One of the most important elements of a successful business is the ability to maintain healthy levels of cash flow. In effect, this means establishing effective methods for dealing with both debtors and creditors. Strong and viable businesses can find themselves in financial trouble if a large customer fails to pay a debt on time, and extending credit lines or selling debts to third parties (factoring or discounting) can be expensive. Although there can be any number of reasons why a customer is not settling its bills on time, your business will undoubtedly benefit from implementing and enforcing a robust credit policy.
Regardless of the size and nature of your business, if there is a lapse in time between when you offer services or goods to a customer and when you get paid, you have to find finance to cover your expenditure incurred before you are paid. Businesses often fail to give sufficient consideration to the risks relating to any particular customer before they supply them. However, taking the trouble to assess customer risk means that you are less likely to get into trouble by over-extending credit to a customer who does not have the means and/or the intention of paying what they owe you.
Who Is Your Debtor?
When dealing with a new customer, it is vitally important to verify the information they provide to you. Check their company or personal information, run credit checks and ensure that you have the correct telephone number, address and email for them. If you are dealing with a business, ask them to provide references from other organisations.
Remember that, in the worst-case scenario, you may want to obtain judgment against your debtor. If they fail to pay the judgment debt, you will need to know about their financial circumstances in order to consider the best way to enforce the debt. Although there are ways of finding this out post judgment, it is preferable to know your customer’s circumstances before they become a debtor, rather than after they become a problem.
Terms of Business
Your credit terms should be rigorously enforced and should be regarded as part of your contract with your customer. You must ensure that your terms are evident on your invoices, so that there can be no confusion as to when an account becomes due. Your terms should be reviewed and, if necessary, renegotiated with customers on an annual basis. During each year, monitor the payments your customer makes, the time they take to make them and how many follow-ups are needed.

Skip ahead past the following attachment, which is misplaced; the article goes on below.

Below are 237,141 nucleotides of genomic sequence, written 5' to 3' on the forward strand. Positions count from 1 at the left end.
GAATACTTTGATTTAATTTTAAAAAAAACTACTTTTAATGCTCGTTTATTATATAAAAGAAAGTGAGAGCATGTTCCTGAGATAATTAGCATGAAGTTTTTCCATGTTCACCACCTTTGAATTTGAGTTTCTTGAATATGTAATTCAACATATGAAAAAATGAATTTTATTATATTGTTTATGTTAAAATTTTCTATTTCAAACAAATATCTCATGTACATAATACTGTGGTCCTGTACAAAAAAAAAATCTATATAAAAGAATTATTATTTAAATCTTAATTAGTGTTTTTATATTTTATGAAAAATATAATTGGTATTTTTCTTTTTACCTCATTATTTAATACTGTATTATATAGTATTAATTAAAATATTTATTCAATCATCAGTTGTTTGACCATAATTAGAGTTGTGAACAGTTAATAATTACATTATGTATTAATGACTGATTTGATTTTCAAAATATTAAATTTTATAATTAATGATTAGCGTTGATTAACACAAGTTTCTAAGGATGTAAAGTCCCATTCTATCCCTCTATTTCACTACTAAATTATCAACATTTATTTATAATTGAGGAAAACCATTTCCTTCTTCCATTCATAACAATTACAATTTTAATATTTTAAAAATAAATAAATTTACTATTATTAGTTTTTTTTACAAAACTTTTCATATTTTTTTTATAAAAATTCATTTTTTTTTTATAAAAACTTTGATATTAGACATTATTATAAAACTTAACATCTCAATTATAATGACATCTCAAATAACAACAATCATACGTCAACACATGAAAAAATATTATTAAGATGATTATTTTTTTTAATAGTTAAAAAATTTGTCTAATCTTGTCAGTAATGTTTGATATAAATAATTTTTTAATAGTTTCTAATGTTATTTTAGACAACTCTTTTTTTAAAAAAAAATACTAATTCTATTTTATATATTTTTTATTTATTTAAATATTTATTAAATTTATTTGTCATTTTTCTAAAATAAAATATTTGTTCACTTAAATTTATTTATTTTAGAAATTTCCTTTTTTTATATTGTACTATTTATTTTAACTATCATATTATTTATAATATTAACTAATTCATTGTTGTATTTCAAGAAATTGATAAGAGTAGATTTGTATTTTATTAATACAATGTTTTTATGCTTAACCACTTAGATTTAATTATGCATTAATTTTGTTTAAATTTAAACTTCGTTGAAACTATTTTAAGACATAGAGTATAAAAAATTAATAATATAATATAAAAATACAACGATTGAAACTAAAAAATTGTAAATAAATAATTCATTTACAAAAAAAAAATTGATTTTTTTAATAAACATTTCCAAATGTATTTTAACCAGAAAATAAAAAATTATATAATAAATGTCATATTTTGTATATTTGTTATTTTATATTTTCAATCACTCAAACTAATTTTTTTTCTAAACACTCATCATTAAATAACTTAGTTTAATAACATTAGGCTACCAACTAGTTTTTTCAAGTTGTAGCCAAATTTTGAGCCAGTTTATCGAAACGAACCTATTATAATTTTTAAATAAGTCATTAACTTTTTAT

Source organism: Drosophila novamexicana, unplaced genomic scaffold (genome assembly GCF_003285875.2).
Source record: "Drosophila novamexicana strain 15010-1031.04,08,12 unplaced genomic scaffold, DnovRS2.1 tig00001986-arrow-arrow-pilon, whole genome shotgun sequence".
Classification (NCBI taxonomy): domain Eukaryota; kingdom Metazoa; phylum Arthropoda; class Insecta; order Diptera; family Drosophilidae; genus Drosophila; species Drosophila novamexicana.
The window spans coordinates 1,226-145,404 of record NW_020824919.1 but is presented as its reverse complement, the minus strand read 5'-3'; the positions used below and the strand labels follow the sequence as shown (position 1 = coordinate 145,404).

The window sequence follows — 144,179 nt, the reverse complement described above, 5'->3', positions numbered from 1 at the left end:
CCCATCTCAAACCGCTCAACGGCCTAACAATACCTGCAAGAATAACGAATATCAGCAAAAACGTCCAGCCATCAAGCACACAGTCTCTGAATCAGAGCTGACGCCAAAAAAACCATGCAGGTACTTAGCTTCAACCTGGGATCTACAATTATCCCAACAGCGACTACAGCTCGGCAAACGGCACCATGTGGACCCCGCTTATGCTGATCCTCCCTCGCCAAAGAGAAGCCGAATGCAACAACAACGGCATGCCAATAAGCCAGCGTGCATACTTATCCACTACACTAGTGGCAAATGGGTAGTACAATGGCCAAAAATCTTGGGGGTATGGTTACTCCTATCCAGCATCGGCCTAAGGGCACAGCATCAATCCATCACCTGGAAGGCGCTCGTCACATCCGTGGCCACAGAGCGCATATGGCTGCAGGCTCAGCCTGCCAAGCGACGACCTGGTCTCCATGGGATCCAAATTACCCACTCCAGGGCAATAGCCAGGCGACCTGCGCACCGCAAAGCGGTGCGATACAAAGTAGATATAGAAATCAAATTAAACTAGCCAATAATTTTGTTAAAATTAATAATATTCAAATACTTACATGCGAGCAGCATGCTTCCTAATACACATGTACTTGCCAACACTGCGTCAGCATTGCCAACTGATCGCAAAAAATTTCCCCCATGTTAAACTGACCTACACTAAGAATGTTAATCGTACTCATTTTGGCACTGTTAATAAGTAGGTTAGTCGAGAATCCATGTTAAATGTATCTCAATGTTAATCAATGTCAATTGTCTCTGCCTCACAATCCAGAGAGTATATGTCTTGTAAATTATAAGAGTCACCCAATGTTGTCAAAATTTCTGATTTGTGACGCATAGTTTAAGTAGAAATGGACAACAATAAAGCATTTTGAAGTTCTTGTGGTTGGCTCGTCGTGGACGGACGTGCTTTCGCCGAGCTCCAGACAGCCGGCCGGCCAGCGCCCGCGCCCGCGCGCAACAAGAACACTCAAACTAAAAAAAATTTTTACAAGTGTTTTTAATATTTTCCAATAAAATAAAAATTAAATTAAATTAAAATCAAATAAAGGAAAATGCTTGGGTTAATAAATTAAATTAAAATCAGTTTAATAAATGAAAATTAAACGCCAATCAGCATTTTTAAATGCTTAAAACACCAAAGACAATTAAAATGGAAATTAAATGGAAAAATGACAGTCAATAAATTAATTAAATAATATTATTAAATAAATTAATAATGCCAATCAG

Ensure that your sales people are well informed as to your terms: favourable terms for low-risk customers may be a good selling point. Do not extend credit to anyone until they have agreed and signed terms and conditions with you.
Categorise Your Customers
Depending on the nature of your business and whether you are dealing with businesses or consumers, you may have identified several categories of risk depending on creditworthiness, trade references, past history and other factors. If a customer is deemed to be high risk or is known to be experiencing cash flow difficulties, insist on a deposit or cash on delivery. Consider asking for a promissory note, which is a contractual agreement that determines how a debt is to be paid over a period of time, whether with or without interest.
When Payment Is Due
When invoices remain unpaid, it is important to be proactive. Contact your customer to find out why the invoice has not been paid, rather than letting it lie undealt with. It may be that an invoice has been lost or is incorrect, so ascertain the issues and deal with them early on. Maintain good lines of communication with your debtor and be firm but understanding. A client is more likely to pay a creditor who has been firm but pleasant. Often, payments will be made in order of priority. If you have been proactive in chasing your debt, you are more likely to be first in line, regardless of the age of the customer’s other debts.
If you need help with recovering debts, contact our debt recovery team for advice.